It's not just your body that needs to be ready for the big day – your mind must also be prepared. Professor Greg Whyte is on hand to provide you with his expert motivational tips
We all have a desire to achieve what we might see as the impossible. You may have watched the incredible running feats of others, wondering if you could do the same. And, yes, you can. Everyone has the ability to deliver success in all of life’s challenges, such as your chosen Great Run.
Having helped the likes of David Walliams, John Bishop and Davina McCall to reach the finish line of their own particular endurance challenges for Comic Relief and Sport Relief, I believe that we can all achieve extraordinary things.
Nothing good comes easy, but committing to working hard to achieve your running goal is the first and most important step on your own, unique road to success. How you tackle it from here on in can determine not only the outcome, but how much you enjoy the process.
There will be many barriers to overcome along the way, but here are my top tips to ensure your mind is as prepared as your body for what lies ahead. Good luck — and always remember my most important mantra: Anything is Possible.
TELL EVERYONE WHAT YOU ARE DOING
Once you’ve committed to your run, shout it from the rooftops. Tell friends, family and colleagues what you are planning to achieve. By doing so, you will not only garner support, but unwittingly enhance your self-confidence and motivation, ultimately enhancing your performance.
Positive friends and family members can be a huge boost. There’s nothing quite like somebody heaping praise on you for taking on a challenge or asking how your training is coming along. Relish that.
BUILD YOUR SELF-BELIEF
You are very unlikely to enter a run with the absolute belief that you will be successful. Whether your goal is to complete the distance, run a particular time or to win, it is only natural to possess some doubt.
But see this as a positive thing – if success was a foregone conclusion it wouldn’t be worth achieving! Unlike motivation, which can often be high when you start out, belief in your capabilities builds more progressively.
Your training and preparation will result in increased confidence. And you will find your self-belief grows as the certainty of success becomes more realistic.
DON’T FEAR FAILURE
If your goal is to run an event and you had never run before, a fear of failure is likely to have outweighed your desire to get going when you started.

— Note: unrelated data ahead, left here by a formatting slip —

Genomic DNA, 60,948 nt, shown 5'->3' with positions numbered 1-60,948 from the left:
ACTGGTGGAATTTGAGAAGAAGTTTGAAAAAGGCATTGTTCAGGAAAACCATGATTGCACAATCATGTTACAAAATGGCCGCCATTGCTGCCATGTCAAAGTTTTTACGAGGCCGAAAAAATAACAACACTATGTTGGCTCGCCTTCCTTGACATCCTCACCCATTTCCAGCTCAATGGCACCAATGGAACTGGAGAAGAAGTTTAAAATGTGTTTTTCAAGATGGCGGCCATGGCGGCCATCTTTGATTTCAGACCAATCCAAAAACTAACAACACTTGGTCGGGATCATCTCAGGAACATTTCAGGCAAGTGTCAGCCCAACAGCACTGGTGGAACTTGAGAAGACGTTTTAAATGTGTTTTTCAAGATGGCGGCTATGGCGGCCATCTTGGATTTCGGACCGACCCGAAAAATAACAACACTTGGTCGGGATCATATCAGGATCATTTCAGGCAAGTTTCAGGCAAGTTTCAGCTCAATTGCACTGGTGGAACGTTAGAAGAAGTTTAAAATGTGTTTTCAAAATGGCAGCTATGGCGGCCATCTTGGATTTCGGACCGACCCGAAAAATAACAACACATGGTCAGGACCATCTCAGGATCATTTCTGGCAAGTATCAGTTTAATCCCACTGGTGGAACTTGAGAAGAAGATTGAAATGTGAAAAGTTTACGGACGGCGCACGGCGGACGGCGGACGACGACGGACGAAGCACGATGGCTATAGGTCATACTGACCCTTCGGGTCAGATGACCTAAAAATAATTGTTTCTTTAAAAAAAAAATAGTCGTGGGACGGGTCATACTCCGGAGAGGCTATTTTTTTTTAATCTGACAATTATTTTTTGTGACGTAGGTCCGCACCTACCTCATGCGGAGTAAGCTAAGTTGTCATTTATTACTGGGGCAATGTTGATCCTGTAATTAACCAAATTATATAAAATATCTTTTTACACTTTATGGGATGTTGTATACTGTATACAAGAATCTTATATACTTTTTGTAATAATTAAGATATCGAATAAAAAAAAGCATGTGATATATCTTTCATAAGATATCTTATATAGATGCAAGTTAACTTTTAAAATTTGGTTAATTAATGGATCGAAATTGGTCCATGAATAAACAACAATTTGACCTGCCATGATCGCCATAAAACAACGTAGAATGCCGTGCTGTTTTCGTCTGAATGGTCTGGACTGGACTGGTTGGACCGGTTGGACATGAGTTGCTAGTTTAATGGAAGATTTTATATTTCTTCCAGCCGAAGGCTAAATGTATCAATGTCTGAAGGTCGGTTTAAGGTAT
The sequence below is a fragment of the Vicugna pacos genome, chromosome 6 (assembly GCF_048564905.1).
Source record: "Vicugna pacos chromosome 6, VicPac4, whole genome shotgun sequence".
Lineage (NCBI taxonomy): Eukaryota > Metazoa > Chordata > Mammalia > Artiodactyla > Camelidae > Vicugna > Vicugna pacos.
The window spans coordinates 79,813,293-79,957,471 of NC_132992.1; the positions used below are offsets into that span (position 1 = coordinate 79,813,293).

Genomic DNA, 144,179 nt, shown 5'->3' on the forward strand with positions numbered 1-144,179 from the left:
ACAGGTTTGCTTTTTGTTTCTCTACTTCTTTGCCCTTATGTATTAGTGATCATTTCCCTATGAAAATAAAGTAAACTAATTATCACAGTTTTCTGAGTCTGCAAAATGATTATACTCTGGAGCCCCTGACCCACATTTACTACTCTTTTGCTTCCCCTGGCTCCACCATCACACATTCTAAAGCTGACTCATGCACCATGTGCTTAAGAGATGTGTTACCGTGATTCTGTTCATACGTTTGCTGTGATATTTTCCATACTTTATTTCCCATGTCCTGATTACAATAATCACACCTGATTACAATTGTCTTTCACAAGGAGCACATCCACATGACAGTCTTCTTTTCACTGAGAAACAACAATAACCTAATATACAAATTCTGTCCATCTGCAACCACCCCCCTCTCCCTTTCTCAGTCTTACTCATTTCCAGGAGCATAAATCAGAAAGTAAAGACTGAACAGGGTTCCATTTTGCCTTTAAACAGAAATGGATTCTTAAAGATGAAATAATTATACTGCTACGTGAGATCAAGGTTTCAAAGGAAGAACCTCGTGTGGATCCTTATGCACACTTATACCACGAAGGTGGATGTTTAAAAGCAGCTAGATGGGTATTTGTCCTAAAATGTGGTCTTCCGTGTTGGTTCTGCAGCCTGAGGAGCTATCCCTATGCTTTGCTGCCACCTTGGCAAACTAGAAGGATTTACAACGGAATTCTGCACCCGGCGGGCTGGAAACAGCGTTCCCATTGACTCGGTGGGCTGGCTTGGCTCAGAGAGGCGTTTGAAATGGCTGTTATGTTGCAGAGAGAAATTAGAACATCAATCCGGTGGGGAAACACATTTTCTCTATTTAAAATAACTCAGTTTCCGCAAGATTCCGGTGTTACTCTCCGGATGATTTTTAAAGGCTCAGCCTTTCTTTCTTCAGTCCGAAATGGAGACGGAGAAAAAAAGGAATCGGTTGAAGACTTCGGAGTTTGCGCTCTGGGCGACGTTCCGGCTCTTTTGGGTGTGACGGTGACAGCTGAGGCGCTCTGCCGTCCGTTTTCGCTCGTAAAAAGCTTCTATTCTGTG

Can you really make it? The solution is to set short and medium-term goals, not to be freaked out by the prospect of thinking about running 10K, or 13.1 miles. It all then seems more manageable.
Positive affirmation in this way will increase your motivation and, as a result, your chances of making the distance.
A CHANGE IS AS GOOD AS A REST
On the journey to the start line there will be times when you feel you can’t go on because of physical or psychological fatigue. With psychological tiredness, boredom is often to blame.
Repetition of the same activity – running mile after mile – every day can take its toll.
Rather than taking time off and losing valuable training time, simply make small changes that will prove inspirational. Change your routes or your training terrain, run alone or with friends. Just don’t beat yourself up by rigidly continuing with your usual runs if they are causing excessive boredom – it’s a sure route to negative emotions.
Make sure that you celebrate reaching each mini milestone and medium-term goal by rewarding yourself. It can help to write down your rewards beside your goals in a training diary.
‘When I can run a certain distance, I will treat myself to’…whatever it is, make sure the reward means something special to you. Allowing someone else to judge whether or not you have achieved your goals can remove the temptation to cheat and allows you to have a little prize-giving ceremony in your own living room.
A word of caution: it’s very important that you don’t reward yourself until you have achieved your mini goal. Rewarding only success is much more meaningful and empowering than constantly patting yourself on the back.